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ROGER OF WENDOVER Flowers of history. The history of England from the descent of the saxons to A.D. 1235. vol.1


Sir John Froissart's Chronicles of England, France, Spain and the Ajoining Countries from the latter part of the reign of Edward II to the coronation of Henry IV in 12 volumes 

Chronicles of Enguerrand De Monstrelet (Sir John Froissart's Chronicles continuation) in 13 volumes 

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Flowers of history. The history of England from the descent of the saxons to A.D. 1235. vol.1
page 528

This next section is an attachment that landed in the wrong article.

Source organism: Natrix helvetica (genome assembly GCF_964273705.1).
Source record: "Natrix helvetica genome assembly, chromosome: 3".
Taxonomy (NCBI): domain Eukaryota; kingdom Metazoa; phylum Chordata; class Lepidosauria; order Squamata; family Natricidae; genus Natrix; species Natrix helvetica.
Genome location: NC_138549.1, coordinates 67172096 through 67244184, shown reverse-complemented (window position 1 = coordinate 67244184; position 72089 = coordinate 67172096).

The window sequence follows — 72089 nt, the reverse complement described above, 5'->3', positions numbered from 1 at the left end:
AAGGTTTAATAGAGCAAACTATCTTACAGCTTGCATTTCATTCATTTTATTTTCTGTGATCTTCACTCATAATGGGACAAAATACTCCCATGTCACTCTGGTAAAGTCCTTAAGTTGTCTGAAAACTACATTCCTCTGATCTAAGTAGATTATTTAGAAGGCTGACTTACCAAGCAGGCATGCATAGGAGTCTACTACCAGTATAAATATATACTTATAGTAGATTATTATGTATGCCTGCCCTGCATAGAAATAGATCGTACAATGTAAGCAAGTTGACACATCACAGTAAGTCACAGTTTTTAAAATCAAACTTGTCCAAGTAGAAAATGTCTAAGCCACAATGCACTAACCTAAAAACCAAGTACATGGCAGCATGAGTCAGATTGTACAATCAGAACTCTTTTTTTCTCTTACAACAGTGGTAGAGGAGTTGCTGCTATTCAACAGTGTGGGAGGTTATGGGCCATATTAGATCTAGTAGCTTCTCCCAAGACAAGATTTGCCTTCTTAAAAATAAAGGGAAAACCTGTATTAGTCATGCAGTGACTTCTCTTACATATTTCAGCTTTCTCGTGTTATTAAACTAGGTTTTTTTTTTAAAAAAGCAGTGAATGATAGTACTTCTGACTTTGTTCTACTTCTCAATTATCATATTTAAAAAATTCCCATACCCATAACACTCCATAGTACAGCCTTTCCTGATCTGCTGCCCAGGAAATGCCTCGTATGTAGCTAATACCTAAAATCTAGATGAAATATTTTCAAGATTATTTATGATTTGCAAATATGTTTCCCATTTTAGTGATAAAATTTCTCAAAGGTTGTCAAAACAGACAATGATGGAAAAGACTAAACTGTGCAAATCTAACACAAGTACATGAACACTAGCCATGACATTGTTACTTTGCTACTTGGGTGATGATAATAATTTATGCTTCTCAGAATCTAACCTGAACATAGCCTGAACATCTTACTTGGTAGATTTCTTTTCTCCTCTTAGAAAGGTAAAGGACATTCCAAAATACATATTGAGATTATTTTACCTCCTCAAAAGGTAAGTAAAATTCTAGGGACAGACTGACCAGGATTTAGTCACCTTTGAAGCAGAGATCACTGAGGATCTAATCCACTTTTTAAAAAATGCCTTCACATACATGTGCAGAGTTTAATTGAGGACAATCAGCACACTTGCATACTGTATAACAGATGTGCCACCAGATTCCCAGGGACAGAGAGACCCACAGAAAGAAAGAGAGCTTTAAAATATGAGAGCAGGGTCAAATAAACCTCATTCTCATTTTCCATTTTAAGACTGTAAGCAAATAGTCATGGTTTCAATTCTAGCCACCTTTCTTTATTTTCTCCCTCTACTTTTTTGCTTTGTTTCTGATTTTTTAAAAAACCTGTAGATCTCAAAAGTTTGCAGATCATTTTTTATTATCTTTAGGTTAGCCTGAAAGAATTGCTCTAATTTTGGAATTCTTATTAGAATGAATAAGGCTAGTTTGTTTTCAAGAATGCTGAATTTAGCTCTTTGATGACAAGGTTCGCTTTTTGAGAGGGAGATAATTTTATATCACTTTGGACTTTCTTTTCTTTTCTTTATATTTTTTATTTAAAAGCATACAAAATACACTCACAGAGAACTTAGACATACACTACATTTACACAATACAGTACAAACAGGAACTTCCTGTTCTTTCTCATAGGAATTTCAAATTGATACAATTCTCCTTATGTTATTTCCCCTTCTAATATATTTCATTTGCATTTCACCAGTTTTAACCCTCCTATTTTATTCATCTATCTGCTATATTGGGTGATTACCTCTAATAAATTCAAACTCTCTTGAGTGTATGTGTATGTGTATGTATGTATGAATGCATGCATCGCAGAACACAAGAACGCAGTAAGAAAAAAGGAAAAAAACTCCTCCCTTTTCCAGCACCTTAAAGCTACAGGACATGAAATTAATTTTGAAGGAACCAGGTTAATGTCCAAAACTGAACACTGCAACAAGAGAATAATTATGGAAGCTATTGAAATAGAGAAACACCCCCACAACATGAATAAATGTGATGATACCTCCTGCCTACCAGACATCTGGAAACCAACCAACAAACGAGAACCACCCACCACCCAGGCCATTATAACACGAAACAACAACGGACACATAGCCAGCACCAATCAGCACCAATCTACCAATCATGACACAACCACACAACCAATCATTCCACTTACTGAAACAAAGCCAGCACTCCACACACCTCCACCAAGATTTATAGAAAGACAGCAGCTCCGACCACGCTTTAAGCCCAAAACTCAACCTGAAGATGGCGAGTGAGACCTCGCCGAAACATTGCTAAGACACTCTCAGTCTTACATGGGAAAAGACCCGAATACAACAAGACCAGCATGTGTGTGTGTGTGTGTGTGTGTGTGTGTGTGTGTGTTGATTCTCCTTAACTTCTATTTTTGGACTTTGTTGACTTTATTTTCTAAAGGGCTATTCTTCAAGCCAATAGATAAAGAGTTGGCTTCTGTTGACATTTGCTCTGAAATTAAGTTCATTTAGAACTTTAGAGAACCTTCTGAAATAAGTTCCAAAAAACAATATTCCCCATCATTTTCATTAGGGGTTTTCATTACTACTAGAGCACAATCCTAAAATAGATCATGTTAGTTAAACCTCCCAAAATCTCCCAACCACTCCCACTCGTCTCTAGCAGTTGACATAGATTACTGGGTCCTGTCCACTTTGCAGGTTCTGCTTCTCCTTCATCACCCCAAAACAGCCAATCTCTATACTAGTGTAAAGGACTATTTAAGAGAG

7th of December he landed in England, and was received with much joy, both by the clergy and the laity, and on the 19th of December, being the Sunday next before Christmas day, he, was saluted king with universal acclamation, and crowned at Westminster by Theobald archbishop of Canterbury, in the presence of the archbishops, bishops, and barons of both England and Normandy. As soon as he was made king, he began to resume possession of the cities, castles, and towns which belonged to the crown, to destroy the rebellious castles, to expel the foreigners, and principally Flemings, from the kingdom, and to depose the pseudo-earls, on whom Stephen had lavishly bestowed almost all the proceeds of his exchequer. The same year Baldwin king of Jerusalem assembled a numerous army, and besieged Ascalon, which wa3, after a long blockade, surrendered to him on condition that the Turks, with their wives, children, and all that they had, should have free liberty to leave it. The city was surrendered to the king, who gave it to his brother the count of Joppa, to be held of himself. Of the life of St. Wulfric the hermit. The same year a holy hermit, Wulfric of Heselberg,* departed this life ; thereby completing a happy and triumphant warfare of twenty-nine years against the enemies of mankind. Of whose life and virtues we think it not irrelevant to introduce here a short notice to adorn the history. Saint Wulfric was born of an English family, in moderate circumstances, at ΟοηΙοη,Ί· a village about eight miles from Bristol. Here he was also educated and passed some years in holy orders, which he is thought to have received in the careless levity of youth, rather than by the settled purpose of his mind ; for he did not yet know the Lord, and was led rather by the flesh than by the spirit. He spent much of his time among hounds and hawks; and one day, whilst he was busily engaged in such occupations, there came to him a man, who by his look and dress seemed to be needy, and begged a new piece of money of him as alms ; for at that time there was a new coinage in England, in the days of Henry I., but * Probably Haselbury in Dorsetshire. + There are several villages called Compton, both in Somersetshire and Gloucestershire, all within eight miles of Bristol,

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